London’s emerging art scene has long suffered from underexposure and now with the devastating impacts of the pandemic, it’s more important than ever to support small, independently run spaces.
This is where Credit comes in. The not-for-profit, volunteer-run organisation is a collaboration between Central Saint Martins, Kingston School of Art and Modern Forms (an art collection and curatorial platform founded by British financier Hussam Otaibi) which aims to increase the visibility of small and mid-tier arts spaces, and foster a community for artists, curators and gallerists.
Whilst the group acknowledges the problematic nature of the word ‘emerging’ – namely its associations with youth and rate of growth – the platform has been designed specifically with art students and graduates in mind. The Credit journal, for example, currently features recorded symposiums geared towards helping art students understand the structures of the commercial art market.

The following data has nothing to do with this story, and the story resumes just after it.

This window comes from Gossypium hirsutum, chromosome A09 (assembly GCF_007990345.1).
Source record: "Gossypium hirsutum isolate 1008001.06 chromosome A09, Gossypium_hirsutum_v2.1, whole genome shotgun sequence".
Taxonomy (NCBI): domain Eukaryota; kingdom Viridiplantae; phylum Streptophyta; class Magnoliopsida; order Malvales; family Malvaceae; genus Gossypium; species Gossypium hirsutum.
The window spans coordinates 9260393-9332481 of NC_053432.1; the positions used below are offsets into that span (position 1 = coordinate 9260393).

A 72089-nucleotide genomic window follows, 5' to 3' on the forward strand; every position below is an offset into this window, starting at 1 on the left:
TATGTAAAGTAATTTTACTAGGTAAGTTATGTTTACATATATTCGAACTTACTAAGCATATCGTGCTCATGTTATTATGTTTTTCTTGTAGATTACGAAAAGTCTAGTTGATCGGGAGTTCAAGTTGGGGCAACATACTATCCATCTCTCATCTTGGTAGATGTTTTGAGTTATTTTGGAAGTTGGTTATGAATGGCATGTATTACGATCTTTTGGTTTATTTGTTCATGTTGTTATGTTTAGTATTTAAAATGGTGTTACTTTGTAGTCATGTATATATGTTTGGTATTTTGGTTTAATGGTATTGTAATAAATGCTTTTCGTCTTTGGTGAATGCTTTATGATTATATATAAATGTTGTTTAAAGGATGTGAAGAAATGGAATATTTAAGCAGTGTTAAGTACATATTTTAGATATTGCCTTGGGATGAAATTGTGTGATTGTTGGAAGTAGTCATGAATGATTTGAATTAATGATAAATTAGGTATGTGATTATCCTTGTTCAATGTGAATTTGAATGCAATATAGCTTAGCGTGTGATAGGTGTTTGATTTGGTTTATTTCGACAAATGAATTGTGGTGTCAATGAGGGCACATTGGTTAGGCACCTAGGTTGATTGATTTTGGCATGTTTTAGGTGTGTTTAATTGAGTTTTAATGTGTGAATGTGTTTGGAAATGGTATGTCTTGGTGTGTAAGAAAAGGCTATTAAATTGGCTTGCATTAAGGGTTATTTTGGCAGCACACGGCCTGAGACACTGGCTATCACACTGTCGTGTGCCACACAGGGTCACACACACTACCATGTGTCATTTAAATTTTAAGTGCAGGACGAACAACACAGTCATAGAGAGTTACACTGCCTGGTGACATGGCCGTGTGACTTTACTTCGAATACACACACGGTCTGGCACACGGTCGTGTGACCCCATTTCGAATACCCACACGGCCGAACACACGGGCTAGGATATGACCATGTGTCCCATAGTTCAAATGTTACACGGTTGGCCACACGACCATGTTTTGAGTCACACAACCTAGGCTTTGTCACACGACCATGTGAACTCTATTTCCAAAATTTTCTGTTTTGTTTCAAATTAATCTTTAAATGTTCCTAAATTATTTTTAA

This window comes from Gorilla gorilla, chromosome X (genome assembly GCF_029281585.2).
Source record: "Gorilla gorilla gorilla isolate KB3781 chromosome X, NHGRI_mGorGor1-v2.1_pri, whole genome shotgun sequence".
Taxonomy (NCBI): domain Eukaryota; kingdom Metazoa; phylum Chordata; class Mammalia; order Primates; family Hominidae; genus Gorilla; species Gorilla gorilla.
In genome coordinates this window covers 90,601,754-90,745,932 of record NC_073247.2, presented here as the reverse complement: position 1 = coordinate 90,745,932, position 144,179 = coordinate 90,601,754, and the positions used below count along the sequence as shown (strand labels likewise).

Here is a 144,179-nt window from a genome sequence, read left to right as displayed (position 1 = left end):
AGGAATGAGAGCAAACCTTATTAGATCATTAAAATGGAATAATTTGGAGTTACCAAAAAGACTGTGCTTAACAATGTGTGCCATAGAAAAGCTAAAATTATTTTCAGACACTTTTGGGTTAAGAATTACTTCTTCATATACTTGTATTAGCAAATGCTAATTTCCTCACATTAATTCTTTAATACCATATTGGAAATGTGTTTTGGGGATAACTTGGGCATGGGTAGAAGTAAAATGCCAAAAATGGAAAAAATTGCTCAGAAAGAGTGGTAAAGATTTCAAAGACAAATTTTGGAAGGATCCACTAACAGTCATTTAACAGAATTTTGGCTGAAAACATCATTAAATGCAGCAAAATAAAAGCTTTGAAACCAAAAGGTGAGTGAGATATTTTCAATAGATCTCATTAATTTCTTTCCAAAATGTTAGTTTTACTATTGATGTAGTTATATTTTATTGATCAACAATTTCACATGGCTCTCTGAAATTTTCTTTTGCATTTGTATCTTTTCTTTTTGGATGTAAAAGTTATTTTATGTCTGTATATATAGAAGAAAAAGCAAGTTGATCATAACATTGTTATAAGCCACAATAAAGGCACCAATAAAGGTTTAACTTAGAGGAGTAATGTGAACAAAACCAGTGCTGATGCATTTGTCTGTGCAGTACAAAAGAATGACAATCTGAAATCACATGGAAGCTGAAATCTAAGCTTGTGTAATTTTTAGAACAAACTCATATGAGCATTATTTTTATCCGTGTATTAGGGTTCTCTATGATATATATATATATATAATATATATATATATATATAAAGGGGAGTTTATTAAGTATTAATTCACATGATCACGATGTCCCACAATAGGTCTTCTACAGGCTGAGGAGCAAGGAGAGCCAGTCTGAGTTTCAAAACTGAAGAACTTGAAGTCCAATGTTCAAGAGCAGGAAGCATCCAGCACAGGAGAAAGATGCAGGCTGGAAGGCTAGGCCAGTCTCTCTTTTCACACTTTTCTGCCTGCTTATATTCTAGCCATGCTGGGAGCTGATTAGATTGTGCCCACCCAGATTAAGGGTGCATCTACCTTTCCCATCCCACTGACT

Credit X, however, is a valuable source for anyone looking to break free from traditional art routes and get a flavour for grassroots culture. The map was developed and produced by a group of students from Central Saint Martins’ MA Culture, Criticism and Curation course, and is viewable in two different versions, one featuring galleries and the other art-related media such as literary and arts quarterly Soft Punk and Seb’s List, a curated art events diary. Each point on the map expands with details about the space and a Q&A focused on how the art world has, and will adapt to future structures.
The organisation plans to continue expanding the platform by offering students at both Central Saint Martins and Kingston University the opportunity to participate in its growth, and is also developing its own events programme.
Featured image: Merike Estna’s Dawn of the Swarm at Bosse & Baum, London. Courtesy of the gallery.